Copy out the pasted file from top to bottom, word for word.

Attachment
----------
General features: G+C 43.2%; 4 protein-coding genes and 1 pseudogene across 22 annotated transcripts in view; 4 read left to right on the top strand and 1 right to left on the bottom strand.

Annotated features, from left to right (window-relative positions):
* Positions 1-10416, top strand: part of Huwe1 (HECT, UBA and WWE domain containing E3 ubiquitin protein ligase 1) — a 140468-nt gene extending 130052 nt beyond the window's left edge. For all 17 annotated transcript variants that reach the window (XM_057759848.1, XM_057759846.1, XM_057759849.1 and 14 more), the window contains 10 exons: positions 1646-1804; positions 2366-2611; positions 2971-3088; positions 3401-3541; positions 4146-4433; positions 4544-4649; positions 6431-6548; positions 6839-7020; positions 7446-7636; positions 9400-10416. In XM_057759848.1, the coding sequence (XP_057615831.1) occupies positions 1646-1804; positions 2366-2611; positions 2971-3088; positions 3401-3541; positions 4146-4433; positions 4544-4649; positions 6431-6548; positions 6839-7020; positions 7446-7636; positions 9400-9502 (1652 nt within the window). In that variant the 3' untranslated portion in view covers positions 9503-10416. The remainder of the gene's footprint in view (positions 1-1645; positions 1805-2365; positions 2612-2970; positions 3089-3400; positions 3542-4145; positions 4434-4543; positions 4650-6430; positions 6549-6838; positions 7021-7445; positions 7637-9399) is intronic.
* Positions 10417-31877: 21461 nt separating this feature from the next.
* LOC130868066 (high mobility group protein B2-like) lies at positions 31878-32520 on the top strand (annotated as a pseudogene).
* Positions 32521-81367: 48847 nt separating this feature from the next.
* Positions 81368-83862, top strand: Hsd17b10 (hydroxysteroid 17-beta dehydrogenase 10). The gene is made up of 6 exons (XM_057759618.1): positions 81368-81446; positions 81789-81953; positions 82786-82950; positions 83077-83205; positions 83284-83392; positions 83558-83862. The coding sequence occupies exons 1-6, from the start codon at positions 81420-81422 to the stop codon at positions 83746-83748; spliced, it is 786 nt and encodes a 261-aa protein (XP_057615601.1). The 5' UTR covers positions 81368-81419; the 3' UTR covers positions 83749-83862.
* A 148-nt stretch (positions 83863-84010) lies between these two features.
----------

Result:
General features: G+C 43.2%; 4 protein-coding genes and 1 pseudogene across 22 annotated transcripts in view; 4 read left to right on the top strand and 1 right to left on the bottom strand.

Annotated features, from left to right (window-relative positions):
* Positions 1-10416, top strand: part of Huwe1 (HECT, UBA and WWE domain containing E3 ubiquitin protein ligase 1) — a 140468-nt gene extending 130052 nt beyond the window's left edge. For all 17 annotated transcript variants that reach the window (XM_057759848.1, XM_057759846.1, XM_057759849.1 and 14 more), the window contains 10 exons: positions 1646-1804; positions 2366-2611; positions 2971-3088; positions 3401-3541; positions 4146-4433; positions 4544-4649; positions 6431-6548; positions 6839-7020; positions 7446-7636; positions 9400-10416. In XM_057759848.1, the coding sequence (XP_057615831.1) occupies positions 1646-1804; positions 2366-2611; positions 2971-3088; positions 3401-3541; positions 4146-4433; positions 4544-4649; positions 6431-6548; positions 6839-7020; positions 7446-7636; positions 9400-9502 (1652 nt within the window). In that variant the 3' untranslated portion in view covers positions 9503-10416. The remainder of the gene's footprint in view (positions 1-1645; positions 1805-2365; positions 2612-2970; positions 3089-3400; positions 3542-4145; positions 4434-4543; positions 4650-6430; positions 6549-6838; positions 7021-7445; positions 7637-9399) is intronic.
* Positions 10417-31877: 21461 nt separating this feature from the next.
* LOC130868066 (high mobility group protein B2-like) lies at positions 31878-32520 on the top strand (annotated as a pseudogene).
* Positions 32521-81367: 48847 nt separating this feature from the next.
* Positions 81368-83862, top strand: Hsd17b10 (hydroxysteroid 17-beta dehydrogenase 10). The gene is made up of 6 exons (XM_057759618.1): positions 81368-81446; positions 81789-81953; positions 82786-82950; positions 83077-83205; positions 83284-83392; positions 83558-83862. The coding sequence occupies exons 1-6, from the start codon at positions 81420-81422 to the stop codon at positions 83746-83748; spliced, it is 786 nt and encodes a 261-aa protein (XP_057615601.1). The 5' UTR covers positions 81368-81419; the 3' UTR covers positions 83749-83862.
* A 148-nt stretch (positions 83863-84010) lies between these two features.